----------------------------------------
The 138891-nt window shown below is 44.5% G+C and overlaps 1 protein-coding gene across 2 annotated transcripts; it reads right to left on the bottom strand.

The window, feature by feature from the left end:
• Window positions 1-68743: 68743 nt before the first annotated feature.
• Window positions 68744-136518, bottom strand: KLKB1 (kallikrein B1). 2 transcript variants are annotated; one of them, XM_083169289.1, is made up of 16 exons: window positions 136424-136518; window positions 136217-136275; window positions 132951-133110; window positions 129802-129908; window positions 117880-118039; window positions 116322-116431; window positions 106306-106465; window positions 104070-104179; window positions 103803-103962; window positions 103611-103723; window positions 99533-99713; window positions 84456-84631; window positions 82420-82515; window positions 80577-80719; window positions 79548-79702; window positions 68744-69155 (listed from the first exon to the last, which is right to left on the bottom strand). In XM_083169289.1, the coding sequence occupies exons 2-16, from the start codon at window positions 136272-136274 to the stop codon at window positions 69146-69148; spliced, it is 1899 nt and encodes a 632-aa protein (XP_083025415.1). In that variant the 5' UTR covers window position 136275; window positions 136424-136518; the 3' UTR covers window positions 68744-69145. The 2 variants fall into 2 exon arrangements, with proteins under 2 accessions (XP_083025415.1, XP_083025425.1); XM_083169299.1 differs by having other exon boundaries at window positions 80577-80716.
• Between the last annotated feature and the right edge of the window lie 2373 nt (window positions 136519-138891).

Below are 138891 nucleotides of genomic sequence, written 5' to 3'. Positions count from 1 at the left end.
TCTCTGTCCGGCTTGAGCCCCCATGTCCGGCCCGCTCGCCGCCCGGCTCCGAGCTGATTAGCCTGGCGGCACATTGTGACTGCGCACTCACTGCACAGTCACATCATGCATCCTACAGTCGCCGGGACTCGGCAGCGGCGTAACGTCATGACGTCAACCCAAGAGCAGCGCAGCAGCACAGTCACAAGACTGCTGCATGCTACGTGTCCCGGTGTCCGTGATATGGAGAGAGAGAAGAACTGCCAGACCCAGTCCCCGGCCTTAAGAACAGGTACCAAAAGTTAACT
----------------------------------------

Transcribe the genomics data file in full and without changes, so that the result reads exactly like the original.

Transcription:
The 138891-nt window shown below is 44.5% G+C and overlaps 1 protein-coding gene across 2 annotated transcripts; it reads right to left on the bottom strand.

The window, feature by feature from the left end:
• Window positions 1-68743: 68743 nt before the first annotated feature.
• Window positions 68744-136518, bottom strand: KLKB1 (kallikrein B1). 2 transcript variants are annotated; one of them, XM_083169289.1, is made up of 16 exons: window positions 136424-136518; window positions 136217-136275; window positions 132951-133110; window positions 129802-129908; window positions 117880-118039; window positions 116322-116431; window positions 106306-106465; window positions 104070-104179; window positions 103803-103962; window positions 103611-103723; window positions 99533-99713; window positions 84456-84631; window positions 82420-82515; window positions 80577-80719; window positions 79548-79702; window positions 68744-69155 (listed from the first exon to the last, which is right to left on the bottom strand). In XM_083169289.1, the coding sequence occupies exons 2-16, from the start codon at window positions 136272-136274 to the stop codon at window positions 69146-69148; spliced, it is 1899 nt and encodes a 632-aa protein (XP_083025415.1). In that variant the 5' UTR covers window position 136275; window positions 136424-136518; the 3' UTR covers window positions 68744-69145. The 2 variants fall into 2 exon arrangements, with proteins under 2 accessions (XP_083025415.1, XP_083025425.1); XM_083169299.1 differs by having other exon boundaries at window positions 80577-80716.
• Between the last annotated feature and the right edge of the window lie 2373 nt (window positions 136519-138891).

Below are 138891 nucleotides of genomic sequence, written 5' to 3'. Positions count from 1 at the left end.
TCTCTGTCCGGCTTGAGCCCCCATGTCCGGCCCGCTCGCCGCCCGGCTCCGAGCTGATTAGCCTGGCGGCACATTGTGACTGCGCACTCACTGCACAGTCACATCATGCATCCTACAGTCGCCGGGACTCGGCAGCGGCGTAACGTCATGACGTCAACCCAAGAGCAGCGCAGCAGCACAGTCACAAGACTGCTGCATGCTACGTGTCCCGGTGTCCGTGATATGGAGAGAGAGAAGAACTGCCAGACCCAGTCCCCGGCCTTAAGAACAGGTACCAAAAGTTAACT